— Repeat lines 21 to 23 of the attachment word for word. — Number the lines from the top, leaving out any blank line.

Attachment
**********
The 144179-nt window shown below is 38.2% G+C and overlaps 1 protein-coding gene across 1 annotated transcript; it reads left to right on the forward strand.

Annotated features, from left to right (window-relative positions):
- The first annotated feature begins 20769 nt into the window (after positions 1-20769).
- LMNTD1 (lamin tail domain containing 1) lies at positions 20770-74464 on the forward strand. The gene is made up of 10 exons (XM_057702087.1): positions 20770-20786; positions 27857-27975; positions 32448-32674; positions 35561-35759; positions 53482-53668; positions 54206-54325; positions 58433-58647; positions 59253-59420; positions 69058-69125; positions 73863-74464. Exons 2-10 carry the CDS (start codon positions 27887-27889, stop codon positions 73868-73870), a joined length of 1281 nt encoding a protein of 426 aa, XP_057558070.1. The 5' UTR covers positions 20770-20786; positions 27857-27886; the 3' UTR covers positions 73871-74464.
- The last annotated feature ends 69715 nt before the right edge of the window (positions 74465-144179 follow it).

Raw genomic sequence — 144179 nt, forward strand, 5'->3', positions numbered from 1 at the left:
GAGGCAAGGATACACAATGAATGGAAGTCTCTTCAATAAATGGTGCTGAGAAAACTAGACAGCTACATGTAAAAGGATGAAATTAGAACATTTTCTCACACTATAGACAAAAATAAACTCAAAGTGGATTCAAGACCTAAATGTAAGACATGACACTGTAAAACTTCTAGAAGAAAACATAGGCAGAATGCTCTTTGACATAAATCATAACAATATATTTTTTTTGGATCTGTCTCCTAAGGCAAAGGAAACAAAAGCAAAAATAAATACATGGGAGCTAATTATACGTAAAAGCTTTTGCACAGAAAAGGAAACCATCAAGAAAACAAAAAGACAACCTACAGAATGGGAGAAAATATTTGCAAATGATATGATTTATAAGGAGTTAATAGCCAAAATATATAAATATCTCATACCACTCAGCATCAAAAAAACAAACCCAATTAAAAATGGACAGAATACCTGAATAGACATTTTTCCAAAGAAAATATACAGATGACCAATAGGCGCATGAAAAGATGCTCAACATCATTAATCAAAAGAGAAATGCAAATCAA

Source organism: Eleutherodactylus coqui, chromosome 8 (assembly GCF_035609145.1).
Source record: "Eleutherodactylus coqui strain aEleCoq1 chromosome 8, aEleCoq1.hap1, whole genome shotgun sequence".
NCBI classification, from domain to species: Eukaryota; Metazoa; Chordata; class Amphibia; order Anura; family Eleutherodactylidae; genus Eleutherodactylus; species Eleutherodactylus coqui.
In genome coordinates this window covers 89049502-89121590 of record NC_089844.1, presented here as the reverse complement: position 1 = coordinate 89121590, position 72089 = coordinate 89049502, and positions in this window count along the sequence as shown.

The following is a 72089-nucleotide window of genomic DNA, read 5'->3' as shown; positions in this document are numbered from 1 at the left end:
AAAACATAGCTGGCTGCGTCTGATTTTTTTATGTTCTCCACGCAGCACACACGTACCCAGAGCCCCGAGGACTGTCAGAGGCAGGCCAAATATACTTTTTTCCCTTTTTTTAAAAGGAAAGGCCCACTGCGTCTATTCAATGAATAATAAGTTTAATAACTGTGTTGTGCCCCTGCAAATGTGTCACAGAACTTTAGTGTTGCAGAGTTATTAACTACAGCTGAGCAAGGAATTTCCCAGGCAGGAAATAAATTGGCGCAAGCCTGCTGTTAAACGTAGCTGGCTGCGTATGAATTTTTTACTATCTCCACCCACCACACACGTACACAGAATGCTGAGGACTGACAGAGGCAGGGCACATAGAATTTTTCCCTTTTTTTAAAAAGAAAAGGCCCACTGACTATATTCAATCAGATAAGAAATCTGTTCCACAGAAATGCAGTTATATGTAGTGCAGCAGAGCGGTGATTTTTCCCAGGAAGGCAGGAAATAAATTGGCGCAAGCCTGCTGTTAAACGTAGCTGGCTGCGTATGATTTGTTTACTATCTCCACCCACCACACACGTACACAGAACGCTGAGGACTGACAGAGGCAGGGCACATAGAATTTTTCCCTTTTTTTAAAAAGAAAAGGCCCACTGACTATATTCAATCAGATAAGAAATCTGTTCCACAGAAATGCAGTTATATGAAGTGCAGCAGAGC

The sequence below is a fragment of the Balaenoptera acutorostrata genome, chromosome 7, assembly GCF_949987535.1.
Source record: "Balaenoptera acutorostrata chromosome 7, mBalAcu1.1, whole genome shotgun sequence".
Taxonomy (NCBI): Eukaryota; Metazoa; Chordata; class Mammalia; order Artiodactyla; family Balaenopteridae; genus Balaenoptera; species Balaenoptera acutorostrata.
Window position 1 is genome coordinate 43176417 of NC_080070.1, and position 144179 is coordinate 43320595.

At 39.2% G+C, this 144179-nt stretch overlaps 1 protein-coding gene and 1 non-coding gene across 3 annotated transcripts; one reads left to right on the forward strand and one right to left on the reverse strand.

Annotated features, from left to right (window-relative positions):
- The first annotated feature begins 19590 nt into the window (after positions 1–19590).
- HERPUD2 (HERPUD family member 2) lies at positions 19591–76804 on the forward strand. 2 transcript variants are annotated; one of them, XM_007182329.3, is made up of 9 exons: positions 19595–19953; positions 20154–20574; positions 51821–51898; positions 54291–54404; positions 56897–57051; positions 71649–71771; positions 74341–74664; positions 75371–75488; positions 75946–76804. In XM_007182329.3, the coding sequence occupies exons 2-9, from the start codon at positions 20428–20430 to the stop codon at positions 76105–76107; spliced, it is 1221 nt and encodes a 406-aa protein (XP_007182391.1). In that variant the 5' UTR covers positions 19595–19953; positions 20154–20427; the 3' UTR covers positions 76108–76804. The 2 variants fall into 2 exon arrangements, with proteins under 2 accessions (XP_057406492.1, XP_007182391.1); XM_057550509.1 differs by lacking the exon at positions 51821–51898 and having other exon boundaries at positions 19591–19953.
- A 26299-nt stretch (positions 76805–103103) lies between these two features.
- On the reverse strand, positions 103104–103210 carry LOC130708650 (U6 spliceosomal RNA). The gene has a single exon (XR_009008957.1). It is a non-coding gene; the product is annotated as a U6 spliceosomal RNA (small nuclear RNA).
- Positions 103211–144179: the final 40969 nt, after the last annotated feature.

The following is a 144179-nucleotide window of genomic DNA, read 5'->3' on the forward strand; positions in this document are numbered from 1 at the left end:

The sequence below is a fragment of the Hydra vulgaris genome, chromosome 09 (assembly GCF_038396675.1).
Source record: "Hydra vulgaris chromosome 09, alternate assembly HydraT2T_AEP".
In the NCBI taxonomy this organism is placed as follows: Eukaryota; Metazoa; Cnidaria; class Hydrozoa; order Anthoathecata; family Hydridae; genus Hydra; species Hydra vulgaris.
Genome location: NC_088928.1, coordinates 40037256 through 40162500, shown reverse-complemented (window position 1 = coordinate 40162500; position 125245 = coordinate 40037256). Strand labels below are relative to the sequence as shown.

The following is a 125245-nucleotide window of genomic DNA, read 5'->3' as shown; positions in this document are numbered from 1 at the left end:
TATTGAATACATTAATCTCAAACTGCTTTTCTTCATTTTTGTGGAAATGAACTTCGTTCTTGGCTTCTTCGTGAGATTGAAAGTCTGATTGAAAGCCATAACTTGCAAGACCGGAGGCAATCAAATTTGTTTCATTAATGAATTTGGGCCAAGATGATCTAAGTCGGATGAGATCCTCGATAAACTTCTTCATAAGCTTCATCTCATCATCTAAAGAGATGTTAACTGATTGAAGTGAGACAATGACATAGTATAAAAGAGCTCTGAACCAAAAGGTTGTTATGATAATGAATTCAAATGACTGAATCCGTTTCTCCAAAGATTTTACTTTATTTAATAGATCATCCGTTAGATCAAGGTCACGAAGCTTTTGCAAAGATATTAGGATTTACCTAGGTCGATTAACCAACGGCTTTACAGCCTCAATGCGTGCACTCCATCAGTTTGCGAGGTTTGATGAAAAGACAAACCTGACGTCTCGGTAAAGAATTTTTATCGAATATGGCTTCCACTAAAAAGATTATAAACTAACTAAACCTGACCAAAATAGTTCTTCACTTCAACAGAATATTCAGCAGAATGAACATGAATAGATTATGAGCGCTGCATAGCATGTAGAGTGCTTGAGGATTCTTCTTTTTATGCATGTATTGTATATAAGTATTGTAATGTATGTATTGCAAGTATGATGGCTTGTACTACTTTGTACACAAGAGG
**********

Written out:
- HERPUD2 (HERPUD family member 2) lies at positions 19591–76804 on the forward strand. 2 transcript variants are annotated; one of them, XM_007182329.3, is made up of 9 exons: positions 19595–19953; positions 20154–20574; positions 51821–51898; positions 54291–54404; positions 56897–57051; positions 71649–71771; positions 74341–74664; positions 75371–75488; positions 75946–76804. In XM_007182329.3, the coding sequence occupies exons 2-9, from the start codon at positions 20428–20430 to the stop codon at positions 76105–76107; spliced, it is 1221 nt and encodes a 406-aa protein (XP_007182391.1). In that variant the 5' UTR covers positions 19595–19953; positions 20154–20427; the 3' UTR covers positions 76108–76804. The 2 variants fall into 2 exon arrangements, with proteins under 2 accessions (XP_057406492.1, XP_007182391.1); XM_057550509.1 differs by lacking the exon at positions 51821–51898 and having other exon boundaries at positions 19591–19953.
- A 26299-nt stretch (positions 76805–103103) lies between these two features.
- On the reverse strand, positions 103104–103210 carry LOC130708650 (U6 spliceosomal RNA). The gene has a single exon (XR_009008957.1). It is a non-coding gene; the product is annotated as a U6 spliceosomal RNA (small nuclear RNA).